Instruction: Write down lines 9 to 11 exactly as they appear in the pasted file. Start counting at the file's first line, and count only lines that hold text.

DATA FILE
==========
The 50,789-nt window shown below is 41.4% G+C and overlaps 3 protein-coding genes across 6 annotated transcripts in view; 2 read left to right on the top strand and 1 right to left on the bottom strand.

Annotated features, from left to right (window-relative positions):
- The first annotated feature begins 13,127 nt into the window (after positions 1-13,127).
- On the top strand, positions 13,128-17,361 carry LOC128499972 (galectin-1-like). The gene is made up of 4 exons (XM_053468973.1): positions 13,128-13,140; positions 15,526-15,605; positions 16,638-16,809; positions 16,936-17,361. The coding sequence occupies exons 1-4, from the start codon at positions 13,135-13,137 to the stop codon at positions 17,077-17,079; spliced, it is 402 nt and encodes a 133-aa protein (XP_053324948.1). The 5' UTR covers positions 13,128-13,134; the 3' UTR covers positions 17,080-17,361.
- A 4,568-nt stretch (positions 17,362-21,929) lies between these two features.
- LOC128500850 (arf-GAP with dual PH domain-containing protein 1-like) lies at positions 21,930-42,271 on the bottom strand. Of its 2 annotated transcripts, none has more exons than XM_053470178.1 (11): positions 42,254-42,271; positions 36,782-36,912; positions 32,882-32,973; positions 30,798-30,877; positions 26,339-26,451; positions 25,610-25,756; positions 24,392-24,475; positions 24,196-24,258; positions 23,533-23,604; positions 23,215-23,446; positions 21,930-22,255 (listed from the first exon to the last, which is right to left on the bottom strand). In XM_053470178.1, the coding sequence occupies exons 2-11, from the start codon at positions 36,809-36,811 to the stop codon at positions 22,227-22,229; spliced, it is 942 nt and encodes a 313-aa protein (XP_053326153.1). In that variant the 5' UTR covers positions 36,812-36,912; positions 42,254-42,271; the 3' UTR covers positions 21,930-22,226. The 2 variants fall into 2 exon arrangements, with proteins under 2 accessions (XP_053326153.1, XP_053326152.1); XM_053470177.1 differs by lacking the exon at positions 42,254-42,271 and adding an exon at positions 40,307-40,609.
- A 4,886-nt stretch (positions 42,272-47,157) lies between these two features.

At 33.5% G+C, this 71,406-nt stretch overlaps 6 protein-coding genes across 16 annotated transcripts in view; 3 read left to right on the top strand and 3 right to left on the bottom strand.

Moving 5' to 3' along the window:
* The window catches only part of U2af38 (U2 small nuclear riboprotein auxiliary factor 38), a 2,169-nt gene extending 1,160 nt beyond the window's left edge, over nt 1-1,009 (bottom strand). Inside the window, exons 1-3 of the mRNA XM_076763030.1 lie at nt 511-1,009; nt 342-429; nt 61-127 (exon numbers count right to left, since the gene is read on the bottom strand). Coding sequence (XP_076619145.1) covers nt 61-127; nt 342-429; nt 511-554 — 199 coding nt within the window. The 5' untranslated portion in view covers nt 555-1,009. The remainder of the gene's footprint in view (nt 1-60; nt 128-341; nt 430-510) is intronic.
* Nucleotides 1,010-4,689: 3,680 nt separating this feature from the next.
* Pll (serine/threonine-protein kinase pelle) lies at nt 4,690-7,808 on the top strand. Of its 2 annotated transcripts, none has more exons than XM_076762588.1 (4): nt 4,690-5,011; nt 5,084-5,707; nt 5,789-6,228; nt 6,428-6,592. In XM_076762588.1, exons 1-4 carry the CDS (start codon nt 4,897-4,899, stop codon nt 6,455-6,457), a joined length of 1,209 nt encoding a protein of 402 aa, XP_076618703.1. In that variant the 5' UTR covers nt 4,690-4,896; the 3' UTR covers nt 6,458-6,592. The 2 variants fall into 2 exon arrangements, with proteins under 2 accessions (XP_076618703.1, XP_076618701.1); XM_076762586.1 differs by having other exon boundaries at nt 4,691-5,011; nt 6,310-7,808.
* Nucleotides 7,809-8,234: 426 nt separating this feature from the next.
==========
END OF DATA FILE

Moving 5' to 3' along the window:
* The window catches only part of U2af38 (U2 small nuclear riboprotein auxiliary factor 38), a 2,169-nt gene extending 1,160 nt beyond the window's left edge, over nt 1-1,009 (bottom strand). Inside the window, exons 1-3 of the mRNA XM_076763030.1 lie at nt 511-1,009; nt 342-429; nt 61-127 (exon numbers count right to left, since the gene is read on the bottom strand). Coding sequence (XP_076619145.1) covers nt 61-127; nt 342-429; nt 511-554 — 199 coding nt within the window. The 5' untranslated portion in view covers nt 555-1,009. The remainder of the gene's footprint in view (nt 1-60; nt 128-341; nt 430-510) is intronic.
* Nucleotides 1,010-4,689: 3,680 nt separating this feature from the next.